Leaving Kenya was hard with the friends and new family we had made, the beauty of the country, the sincerity and beauty of the people. Our departure was sweetened by getting to see our wedding officiant and his new home, and support the work he is doing to help orphans in India. We were going to beat Ian Forber-Pratt home, because he was finishing a trip all across the US. So, we would get to see his home and offices for a week before he got home.
We landed in Mumbai in the wee hours of the morning on Sunday, April 30, and had planned our layover so we could go to the Christian Science church service. We took a taxi to Neera Kapur’s house, our friend who took us out to lunch when we visited in December of 2010. She opened the door with a lovely grin, turned on the fans and let us sleep for a few hours before church. The church service was great and everyone was so welcoming. After lunch, we headed back to the airport where we flew to Udaipur.
Ian’s friend, Manisha, sent a driver to meet us and take us to a local market so we could pick up some essentials for the house. Manisha met us at the market and took us to Ian’s house where we met his roommate, Devashish. Manisha then decided to call Ian and tell him that we missed our flight so we stayed quiet in the background while she expressed her concern about not knowing what had happened to us! This was our introduction to the hilarity of Manisha. Devashish played along as well, and we all enjoyed a good laugh. Sorry, Ian!
The next few days were full of exploring Udaipur on Ian’s motorcycle, and we were impressed at all the new construction that has been going up over the last two years. It’s remarkable how much is different, and you can feel the change in the people’s attitudes: In 2010, there was a certain feeling of “same same”, and the economy seemed to be wholly based on tourism. Fast-forward two years, and there are businesses popping up, and the real estate market has boomed. One downside is that Easy Day, a version of Walmart, has moved in – complete with Walmart’s blue flower logo, Great Value brand, and characteristic blue lettering everywhere.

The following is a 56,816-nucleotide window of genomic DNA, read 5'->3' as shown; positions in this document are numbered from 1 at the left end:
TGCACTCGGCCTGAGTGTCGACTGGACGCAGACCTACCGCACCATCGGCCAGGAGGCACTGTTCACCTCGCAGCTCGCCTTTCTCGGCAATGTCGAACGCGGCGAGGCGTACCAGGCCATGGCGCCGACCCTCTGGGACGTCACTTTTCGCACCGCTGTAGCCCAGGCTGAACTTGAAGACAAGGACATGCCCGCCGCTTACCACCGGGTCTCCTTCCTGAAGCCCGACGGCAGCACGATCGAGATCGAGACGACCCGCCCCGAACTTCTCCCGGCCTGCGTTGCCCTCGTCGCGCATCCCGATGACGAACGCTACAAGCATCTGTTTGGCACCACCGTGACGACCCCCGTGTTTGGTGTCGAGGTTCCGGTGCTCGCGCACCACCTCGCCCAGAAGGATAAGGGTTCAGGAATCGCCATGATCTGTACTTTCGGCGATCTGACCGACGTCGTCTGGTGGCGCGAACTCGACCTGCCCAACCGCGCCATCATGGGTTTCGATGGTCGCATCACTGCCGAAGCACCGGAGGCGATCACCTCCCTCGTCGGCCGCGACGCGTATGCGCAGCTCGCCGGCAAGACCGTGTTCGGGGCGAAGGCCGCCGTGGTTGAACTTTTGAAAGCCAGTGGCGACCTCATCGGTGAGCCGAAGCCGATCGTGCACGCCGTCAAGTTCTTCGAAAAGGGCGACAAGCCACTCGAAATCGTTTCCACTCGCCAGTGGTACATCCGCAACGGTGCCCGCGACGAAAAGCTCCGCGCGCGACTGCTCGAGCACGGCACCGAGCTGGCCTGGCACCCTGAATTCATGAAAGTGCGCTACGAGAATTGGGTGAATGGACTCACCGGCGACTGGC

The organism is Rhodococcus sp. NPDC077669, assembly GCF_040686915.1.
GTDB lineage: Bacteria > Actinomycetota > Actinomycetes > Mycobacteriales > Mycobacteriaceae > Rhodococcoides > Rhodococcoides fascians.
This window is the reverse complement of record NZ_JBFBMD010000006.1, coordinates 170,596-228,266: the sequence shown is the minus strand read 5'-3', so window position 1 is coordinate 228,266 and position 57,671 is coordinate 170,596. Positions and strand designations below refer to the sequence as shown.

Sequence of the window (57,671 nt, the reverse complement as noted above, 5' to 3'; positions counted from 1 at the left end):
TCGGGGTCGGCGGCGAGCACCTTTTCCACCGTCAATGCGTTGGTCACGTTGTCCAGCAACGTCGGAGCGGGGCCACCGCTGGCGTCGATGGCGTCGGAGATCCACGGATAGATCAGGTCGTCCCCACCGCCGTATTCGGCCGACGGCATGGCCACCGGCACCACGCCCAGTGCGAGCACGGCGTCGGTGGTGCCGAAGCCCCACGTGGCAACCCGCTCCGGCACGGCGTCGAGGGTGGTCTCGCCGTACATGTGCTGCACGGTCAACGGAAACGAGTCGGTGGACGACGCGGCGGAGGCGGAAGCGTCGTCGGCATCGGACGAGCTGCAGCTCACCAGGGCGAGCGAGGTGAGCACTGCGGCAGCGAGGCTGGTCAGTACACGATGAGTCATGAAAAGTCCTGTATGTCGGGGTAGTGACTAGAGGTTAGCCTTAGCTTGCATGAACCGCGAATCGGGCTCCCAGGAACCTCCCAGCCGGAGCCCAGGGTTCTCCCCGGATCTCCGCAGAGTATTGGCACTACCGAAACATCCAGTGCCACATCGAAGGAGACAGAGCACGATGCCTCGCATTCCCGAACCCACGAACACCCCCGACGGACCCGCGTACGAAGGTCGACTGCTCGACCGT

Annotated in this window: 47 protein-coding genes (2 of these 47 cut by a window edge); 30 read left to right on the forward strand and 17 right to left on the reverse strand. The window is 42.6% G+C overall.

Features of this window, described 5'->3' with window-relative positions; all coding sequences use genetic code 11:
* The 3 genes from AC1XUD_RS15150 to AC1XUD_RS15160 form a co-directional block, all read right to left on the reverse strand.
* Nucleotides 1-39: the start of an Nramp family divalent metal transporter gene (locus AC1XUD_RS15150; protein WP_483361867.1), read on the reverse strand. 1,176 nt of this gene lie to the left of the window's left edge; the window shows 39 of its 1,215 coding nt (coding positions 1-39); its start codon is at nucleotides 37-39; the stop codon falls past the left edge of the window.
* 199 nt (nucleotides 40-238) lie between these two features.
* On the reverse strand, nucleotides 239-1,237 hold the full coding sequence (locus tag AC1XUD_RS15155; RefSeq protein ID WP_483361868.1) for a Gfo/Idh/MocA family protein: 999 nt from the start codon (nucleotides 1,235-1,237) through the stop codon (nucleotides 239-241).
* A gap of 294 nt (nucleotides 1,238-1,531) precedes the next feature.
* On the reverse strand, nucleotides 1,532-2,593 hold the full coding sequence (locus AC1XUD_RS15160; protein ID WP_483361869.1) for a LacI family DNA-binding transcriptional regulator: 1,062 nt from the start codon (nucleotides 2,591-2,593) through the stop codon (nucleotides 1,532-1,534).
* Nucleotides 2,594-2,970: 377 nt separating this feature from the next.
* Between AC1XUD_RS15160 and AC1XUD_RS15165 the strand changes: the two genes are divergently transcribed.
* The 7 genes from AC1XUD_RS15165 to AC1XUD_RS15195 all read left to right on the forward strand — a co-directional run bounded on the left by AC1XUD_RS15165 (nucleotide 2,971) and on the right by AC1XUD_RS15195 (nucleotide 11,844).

Everywhere we went people were actively helping each other, and trying to help themselves. We noticed at an information counter at one of the new malls, that while they didn’t know what stores were around them – we were looking for a SIM card and an Internet cafe – they happily turned their computer monitors around and let us use the keyboard. One manager even sat us down with his computer and 3G modem and walked away. Neither one of us thought that would have happened two years ago.
Call us crazy, but we didn’t expect such a drastic climate change going from being in Kenya on the equator, to northern India in April, but it was shockingly hot when we arrived. Thank goodness for the swamp cooler, an awesome invention which doesn’t dry the air like an air conditioner but cools it effectively when you, strangely enough, leave the windows open. After two months in rural Kenya with no cold drink products, we were also excited to be able to order milkshakes. However, we quickly discovered that in India, the average chocolate milkshake is milk put in a blender with chocolate powder and frothed a bit: literally shaken milk. We compensated by ordering scoops of ice cream and making our own shakes. Ian later took us to “Shakes Delight, an American Diner” – which had Western fare and specialized in real ice cream milkshakes. These were awesome.
Devashish and his friends Priya and Anjena took us out for a motorcycle ride to the Old City, a night hanging out on the steps on Lake Picchola across from City Palace. It was a beautiful night – we dangled our feet in the water and were splashing and laughing. Then we went for dinner at their friend’s restaurant and I had my first mango lassi in India. It was delicious, divine even.
Driving the motorcycle at night, through the old city, with people who drive pretty fast (well, they drive normally by Indian standards… I’m just a rookie!!), was crazy. I’m positive that my mirror would have collided with another guy’s coming in the other direction, except the mirrors somehow dodged themselves out of the way! But I did just fine, and was grateful that Priya slowed down as I followed her scooter through the busiest parts of the city. I stuck to riding in the daylight for most of our time there.
Another night, Devashish and Priya cooked us a delicious Indian meal, vegetable fried rice with paneer, and they taught us how to make homemade mango lassis. Then we watched a new Bollywood film in Hindi with Priya pausing the DVD to explain it to us. The movie was mostly slapstick humor so it wasn’t too hard to follow (no deep messages or anything!) and we enjoyed the time with our new friends.
We were expecting Ian to arrive around 9am on Saturday morning. MB got up at 7 because she wanted to surprise him with an authentic Kenyan breakfast, but when she opened the door, he was standing in the dining room! After not seeing each other for two years, we’re sure that our groggy morning hellos were not adequate representations of our excitement to see him!